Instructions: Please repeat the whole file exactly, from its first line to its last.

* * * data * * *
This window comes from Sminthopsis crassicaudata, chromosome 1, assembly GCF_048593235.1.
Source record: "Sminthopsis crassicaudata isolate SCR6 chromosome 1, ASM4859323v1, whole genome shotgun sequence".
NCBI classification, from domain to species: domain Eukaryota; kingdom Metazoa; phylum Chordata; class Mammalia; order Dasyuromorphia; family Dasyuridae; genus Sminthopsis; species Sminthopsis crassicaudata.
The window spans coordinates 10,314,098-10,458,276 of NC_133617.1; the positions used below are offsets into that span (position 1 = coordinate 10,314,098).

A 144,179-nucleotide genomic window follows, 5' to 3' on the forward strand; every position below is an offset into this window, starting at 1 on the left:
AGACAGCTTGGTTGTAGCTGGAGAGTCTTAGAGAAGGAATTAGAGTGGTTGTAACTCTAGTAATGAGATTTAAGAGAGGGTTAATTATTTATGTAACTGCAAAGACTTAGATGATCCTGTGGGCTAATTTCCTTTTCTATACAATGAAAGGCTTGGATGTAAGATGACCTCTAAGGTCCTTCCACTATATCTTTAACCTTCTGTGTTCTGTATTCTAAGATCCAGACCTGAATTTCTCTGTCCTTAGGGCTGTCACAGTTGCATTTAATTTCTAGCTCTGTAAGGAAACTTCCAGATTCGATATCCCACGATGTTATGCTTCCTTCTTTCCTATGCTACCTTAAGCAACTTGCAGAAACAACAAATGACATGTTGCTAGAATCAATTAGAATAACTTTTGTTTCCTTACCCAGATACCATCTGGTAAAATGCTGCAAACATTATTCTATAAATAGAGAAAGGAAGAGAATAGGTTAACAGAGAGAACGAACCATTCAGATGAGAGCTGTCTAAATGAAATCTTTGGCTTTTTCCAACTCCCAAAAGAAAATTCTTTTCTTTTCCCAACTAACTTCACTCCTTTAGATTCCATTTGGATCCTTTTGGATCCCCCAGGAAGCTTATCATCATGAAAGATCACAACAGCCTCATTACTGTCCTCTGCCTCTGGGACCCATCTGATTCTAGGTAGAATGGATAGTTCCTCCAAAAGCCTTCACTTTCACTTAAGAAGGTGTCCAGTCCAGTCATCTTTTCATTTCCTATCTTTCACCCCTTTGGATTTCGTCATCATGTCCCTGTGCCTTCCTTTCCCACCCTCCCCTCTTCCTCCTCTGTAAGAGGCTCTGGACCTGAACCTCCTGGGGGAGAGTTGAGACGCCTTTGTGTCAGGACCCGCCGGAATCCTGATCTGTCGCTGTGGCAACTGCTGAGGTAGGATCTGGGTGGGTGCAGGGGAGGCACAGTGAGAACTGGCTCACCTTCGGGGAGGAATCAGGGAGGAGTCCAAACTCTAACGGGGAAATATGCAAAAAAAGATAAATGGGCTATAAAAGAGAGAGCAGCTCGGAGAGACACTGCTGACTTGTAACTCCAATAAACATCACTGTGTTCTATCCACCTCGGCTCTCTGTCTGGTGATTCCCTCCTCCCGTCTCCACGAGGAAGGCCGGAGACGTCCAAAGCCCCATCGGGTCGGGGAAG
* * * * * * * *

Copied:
This window comes from Sminthopsis crassicaudata, chromosome 1, assembly GCF_048593235.1.
Source record: "Sminthopsis crassicaudata isolate SCR6 chromosome 1, ASM4859323v1, whole genome shotgun sequence".
NCBI classification, from domain to species: domain Eukaryota; kingdom Metazoa; phylum Chordata; class Mammalia; order Dasyuromorphia; family Dasyuridae; genus Sminthopsis; species Sminthopsis crassicaudata.
The window spans coordinates 10,314,098-10,458,276 of NC_133617.1; the positions used below are offsets into that span (position 1 = coordinate 10,314,098).

A 144,179-nucleotide genomic window follows, 5' to 3' on the forward strand; every position below is an offset into this window, starting at 1 on the left:
AGACAGCTTGGTTGTAGCTGGAGAGTCTTAGAGAAGGAATTAGAGTGGTTGTAACTCTAGTAATGAGATTTAAGAGAGGGTTAATTATTTATGTAACTGCAAAGACTTAGATGATCCTGTGGGCTAATTTCCTTTTCTATACAATGAAAGGCTTGGATGTAAGATGACCTCTAAGGTCCTTCCACTATATCTTTAACCTTCTGTGTTCTGTATTCTAAGATCCAGACCTGAATTTCTCTGTCCTTAGGGCTGTCACAGTTGCATTTAATTTCTAGCTCTGTAAGGAAACTTCCAGATTCGATATCCCACGATGTTATGCTTCCTTCTTTCCTATGCTACCTTAAGCAACTTGCAGAAACAACAAATGACATGTTGCTAGAATCAATTAGAATAACTTTTGTTTCCTTACCCAGATACCATCTGGTAAAATGCTGCAAACATTATTCTATAAATAGAGAAAGGAAGAGAATAGGTTAACAGAGAGAACGAACCATTCAGATGAGAGCTGTCTAAATGAAATCTTTGGCTTTTTCCAACTCCCAAAAGAAAATTCTTTTCTTTTCCCAACTAACTTCACTCCTTTAGATTCCATTTGGATCCTTTTGGATCCCCCAGGAAGCTTATCATCATGAAAGATCACAACAGCCTCATTACTGTCCTCTGCCTCTGGGACCCATCTGATTCTAGGTAGAATGGATAGTTCCTCCAAAAGCCTTCACTTTCACTTAAGAAGGTGTCCAGTCCAGTCATCTTTTCATTTCCTATCTTTCACCCCTTTGGATTTCGTCATCATGTCCCTGTGCCTTCCTTTCCCACCCTCCCCTCTTCCTCCTCTGTAAGAGGCTCTGGACCTGAACCTCCTGGGGGAGAGTTGAGACGCCTTTGTGTCAGGACCCGCCGGAATCCTGATCTGTCGCTGTGGCAACTGCTGAGGTAGGATCTGGGTGGGTGCAGGGGAGGCACAGTGAGAACTGGCTCACCTTCGGGGAGGAATCAGGGAGGAGTCCAAACTCTAACGGGGAAATATGCAAAAAAAGATAAATGGGCTATAAAAGAGAGAGCAGCTCGGAGAGACACTGCTGACTTGTAACTCCAATAAACATCACTGTGTTCTATCCACCTCGGCTCTCTGTCTGGTGATTCCCTCCTCCCGTCTCCACGAGGAAGGCCGGAGACGTCCAAAGCCCCATCGGGTCGGGGAAG